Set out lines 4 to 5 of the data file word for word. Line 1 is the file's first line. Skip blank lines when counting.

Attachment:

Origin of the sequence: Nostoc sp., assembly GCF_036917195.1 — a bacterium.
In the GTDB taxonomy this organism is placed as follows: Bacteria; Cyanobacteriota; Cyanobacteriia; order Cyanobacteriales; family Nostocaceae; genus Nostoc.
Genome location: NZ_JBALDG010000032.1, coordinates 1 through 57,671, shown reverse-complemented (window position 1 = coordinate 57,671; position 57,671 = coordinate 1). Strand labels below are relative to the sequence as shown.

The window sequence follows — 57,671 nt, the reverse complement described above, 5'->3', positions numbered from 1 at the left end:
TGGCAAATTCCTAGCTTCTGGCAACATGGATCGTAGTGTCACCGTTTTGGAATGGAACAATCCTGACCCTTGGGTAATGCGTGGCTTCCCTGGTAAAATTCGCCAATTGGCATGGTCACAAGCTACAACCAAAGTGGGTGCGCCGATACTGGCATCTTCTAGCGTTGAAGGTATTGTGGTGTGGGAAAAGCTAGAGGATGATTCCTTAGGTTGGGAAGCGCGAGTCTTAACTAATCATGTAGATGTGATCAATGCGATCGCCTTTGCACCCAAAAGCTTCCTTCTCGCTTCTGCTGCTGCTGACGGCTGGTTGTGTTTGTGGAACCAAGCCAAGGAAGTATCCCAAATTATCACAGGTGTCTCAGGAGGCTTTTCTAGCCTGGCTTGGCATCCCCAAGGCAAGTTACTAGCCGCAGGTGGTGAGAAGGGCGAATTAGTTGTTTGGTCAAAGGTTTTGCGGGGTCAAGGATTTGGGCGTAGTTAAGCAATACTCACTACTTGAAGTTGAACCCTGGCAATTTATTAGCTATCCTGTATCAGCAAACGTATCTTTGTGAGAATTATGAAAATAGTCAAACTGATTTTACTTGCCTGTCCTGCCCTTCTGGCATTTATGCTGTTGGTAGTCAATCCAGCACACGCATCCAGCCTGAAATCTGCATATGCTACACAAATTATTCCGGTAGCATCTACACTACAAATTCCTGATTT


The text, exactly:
The window sequence follows — 57,671 nt, the reverse complement described above, 5'->3', positions numbered from 1 at the left end:
TGGCAAATTCCTAGCTTCTGGCAACATGGATCGTAGTGTCACCGTTTTGGAATGGAACAATCCTGACCCTTGGGTAATGCGTGGCTTCCCTGGTAAAATTCGCCAATTGGCATGGTCACAAGCTACAACCAAAGTGGGTGCGCCGATACTGGCATCTTCTAGCGTTGAAGGTATTGTGGTGTGGGAAAAGCTAGAGGATGATTCCTTAGGTTGGGAAGCGCGAGTCTTAACTAATCATGTAGATGTGATCAATGCGATCGCCTTTGCACCCAAAAGCTTCCTTCTCGCTTCTGCTGCTGCTGACGGCTGGTTGTGTTTGTGGAACCAAGCCAAGGAAGTATCCCAAATTATCACAGGTGTCTCAGGAGGCTTTTCTAGCCTGGCTTGGCATCCCCAAGGCAAGTTACTAGCCGCAGGTGGTGAGAAGGGCGAATTAGTTGTTTGGTCAAAGGTTTTGCGGGGTCAAGGATTTGGGCGTAGTTAAGCAATACTCACTACTTGAAGTTGAACCCTGGCAATTTATTAGCTATCCTGTATCAGCAAACGTATCTTTGTGAGAATTATGAAAATAGTCAAACTGATTTTACTTGCCTGTCCTGCCCTTCTGGCATTTATGCTGTTGGTAGTCAATCCAGCACACGCATCCAGCCTGAAATCTGCATATGCTACACAAATTATTCCGGTAGCATCTACACTACAAATTCCTGATTT